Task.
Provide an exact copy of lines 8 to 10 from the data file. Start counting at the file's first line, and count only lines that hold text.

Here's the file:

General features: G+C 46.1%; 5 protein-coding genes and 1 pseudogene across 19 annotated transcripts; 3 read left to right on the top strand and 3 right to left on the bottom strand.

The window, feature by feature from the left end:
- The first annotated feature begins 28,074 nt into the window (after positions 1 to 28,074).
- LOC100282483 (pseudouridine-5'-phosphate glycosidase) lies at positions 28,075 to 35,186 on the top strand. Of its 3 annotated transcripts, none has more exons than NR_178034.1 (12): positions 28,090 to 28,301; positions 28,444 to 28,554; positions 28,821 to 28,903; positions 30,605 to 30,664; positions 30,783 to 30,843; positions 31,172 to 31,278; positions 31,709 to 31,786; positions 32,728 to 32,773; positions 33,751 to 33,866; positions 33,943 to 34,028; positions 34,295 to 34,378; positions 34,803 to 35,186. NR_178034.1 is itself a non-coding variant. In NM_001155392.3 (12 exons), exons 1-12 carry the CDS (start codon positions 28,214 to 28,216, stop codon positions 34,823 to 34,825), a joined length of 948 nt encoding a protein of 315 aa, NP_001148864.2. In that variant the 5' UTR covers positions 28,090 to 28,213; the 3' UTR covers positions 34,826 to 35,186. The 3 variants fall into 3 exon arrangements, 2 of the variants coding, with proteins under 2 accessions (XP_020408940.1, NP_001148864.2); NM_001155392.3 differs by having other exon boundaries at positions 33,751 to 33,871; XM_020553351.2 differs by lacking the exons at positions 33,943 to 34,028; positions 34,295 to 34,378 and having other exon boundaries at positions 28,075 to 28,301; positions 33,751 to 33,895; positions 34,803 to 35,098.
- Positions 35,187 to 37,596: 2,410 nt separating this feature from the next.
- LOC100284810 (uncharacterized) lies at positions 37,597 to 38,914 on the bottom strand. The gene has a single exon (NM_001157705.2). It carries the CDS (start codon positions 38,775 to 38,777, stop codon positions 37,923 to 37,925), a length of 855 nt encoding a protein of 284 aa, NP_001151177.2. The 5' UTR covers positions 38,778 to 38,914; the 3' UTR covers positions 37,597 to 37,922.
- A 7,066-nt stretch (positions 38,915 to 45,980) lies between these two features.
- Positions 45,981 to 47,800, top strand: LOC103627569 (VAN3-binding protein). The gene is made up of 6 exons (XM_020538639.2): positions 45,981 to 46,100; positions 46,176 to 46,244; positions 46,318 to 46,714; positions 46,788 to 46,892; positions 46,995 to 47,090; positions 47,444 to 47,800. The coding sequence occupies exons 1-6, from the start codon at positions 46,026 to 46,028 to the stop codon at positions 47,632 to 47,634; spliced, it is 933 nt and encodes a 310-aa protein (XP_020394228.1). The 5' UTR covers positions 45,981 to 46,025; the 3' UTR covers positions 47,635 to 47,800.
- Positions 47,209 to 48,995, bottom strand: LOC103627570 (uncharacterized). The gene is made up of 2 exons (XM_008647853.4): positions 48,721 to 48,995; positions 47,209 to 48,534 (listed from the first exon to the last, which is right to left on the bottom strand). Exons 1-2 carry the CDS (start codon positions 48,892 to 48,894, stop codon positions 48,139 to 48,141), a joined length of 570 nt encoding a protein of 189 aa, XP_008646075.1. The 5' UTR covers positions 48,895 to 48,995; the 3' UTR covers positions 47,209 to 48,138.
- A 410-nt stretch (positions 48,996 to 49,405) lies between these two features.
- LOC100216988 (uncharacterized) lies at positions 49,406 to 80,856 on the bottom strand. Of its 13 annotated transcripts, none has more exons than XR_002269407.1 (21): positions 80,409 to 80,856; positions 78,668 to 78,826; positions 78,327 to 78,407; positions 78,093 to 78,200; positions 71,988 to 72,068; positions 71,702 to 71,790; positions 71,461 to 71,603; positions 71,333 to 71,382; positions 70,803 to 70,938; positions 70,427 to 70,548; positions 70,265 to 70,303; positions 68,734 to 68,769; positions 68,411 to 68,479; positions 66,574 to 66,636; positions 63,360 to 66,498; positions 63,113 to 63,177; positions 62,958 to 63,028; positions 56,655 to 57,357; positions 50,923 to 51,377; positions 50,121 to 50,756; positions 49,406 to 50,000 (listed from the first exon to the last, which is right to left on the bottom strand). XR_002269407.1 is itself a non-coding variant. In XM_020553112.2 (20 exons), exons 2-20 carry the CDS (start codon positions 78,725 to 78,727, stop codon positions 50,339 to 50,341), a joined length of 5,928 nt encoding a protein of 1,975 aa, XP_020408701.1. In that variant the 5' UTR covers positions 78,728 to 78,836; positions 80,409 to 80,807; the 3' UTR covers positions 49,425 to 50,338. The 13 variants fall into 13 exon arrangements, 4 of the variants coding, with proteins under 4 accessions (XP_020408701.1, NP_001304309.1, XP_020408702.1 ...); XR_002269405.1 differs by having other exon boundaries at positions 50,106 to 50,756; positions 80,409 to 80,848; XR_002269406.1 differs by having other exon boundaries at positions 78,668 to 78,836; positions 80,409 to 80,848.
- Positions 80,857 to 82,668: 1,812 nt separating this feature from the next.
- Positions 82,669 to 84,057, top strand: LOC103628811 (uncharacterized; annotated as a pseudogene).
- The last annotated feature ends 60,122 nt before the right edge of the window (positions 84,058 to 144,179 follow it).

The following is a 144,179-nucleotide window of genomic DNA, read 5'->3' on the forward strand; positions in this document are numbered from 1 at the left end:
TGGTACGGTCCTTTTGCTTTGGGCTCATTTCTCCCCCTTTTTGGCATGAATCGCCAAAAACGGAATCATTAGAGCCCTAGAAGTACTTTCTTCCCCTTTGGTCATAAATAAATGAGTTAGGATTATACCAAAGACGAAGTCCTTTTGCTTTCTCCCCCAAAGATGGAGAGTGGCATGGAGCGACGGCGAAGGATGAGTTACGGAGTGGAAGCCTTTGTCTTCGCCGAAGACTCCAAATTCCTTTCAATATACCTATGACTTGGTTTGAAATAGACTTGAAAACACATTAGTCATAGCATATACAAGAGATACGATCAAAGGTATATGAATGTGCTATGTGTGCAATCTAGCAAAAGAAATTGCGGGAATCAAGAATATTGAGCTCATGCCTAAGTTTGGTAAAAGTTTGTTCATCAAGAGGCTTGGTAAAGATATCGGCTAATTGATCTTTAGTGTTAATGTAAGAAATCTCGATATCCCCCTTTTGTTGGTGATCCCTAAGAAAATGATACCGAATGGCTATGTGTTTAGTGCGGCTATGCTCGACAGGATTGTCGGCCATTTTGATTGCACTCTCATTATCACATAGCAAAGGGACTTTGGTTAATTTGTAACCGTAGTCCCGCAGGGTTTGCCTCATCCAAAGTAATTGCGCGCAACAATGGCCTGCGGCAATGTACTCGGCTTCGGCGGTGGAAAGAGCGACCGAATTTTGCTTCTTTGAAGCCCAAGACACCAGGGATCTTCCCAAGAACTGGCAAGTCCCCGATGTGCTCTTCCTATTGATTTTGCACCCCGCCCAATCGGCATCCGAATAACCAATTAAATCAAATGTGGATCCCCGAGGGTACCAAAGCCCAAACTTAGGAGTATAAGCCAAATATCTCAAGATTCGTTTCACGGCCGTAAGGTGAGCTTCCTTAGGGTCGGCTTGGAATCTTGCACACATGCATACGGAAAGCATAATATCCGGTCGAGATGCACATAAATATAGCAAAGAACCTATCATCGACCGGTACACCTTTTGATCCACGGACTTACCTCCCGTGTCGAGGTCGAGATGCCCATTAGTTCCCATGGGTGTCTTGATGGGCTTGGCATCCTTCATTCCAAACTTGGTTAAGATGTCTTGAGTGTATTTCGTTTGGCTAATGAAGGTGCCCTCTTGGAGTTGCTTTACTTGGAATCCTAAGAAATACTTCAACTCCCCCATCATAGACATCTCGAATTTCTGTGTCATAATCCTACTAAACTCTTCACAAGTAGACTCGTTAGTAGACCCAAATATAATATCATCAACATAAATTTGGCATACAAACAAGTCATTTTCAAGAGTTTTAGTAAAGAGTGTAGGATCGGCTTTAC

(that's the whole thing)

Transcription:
- Positions 45,981 to 47,800, top strand: LOC103627569 (VAN3-binding protein). The gene is made up of 6 exons (XM_020538639.2): positions 45,981 to 46,100; positions 46,176 to 46,244; positions 46,318 to 46,714; positions 46,788 to 46,892; positions 46,995 to 47,090; positions 47,444 to 47,800. The coding sequence occupies exons 1-6, from the start codon at positions 46,026 to 46,028 to the stop codon at positions 47,632 to 47,634; spliced, it is 933 nt and encodes a 310-aa protein (XP_020394228.1). The 5' UTR covers positions 45,981 to 46,025; the 3' UTR covers positions 47,635 to 47,800.
- Positions 47,209 to 48,995, bottom strand: LOC103627570 (uncharacterized). The gene is made up of 2 exons (XM_008647853.4): positions 48,721 to 48,995; positions 47,209 to 48,534 (listed from the first exon to the last, which is right to left on the bottom strand). Exons 1-2 carry the CDS (start codon positions 48,892 to 48,894, stop codon positions 48,139 to 48,141), a joined length of 570 nt encoding a protein of 189 aa, XP_008646075.1. The 5' UTR covers positions 48,895 to 48,995; the 3' UTR covers positions 47,209 to 48,138.
- A 410-nt stretch (positions 48,996 to 49,405) lies between these two features.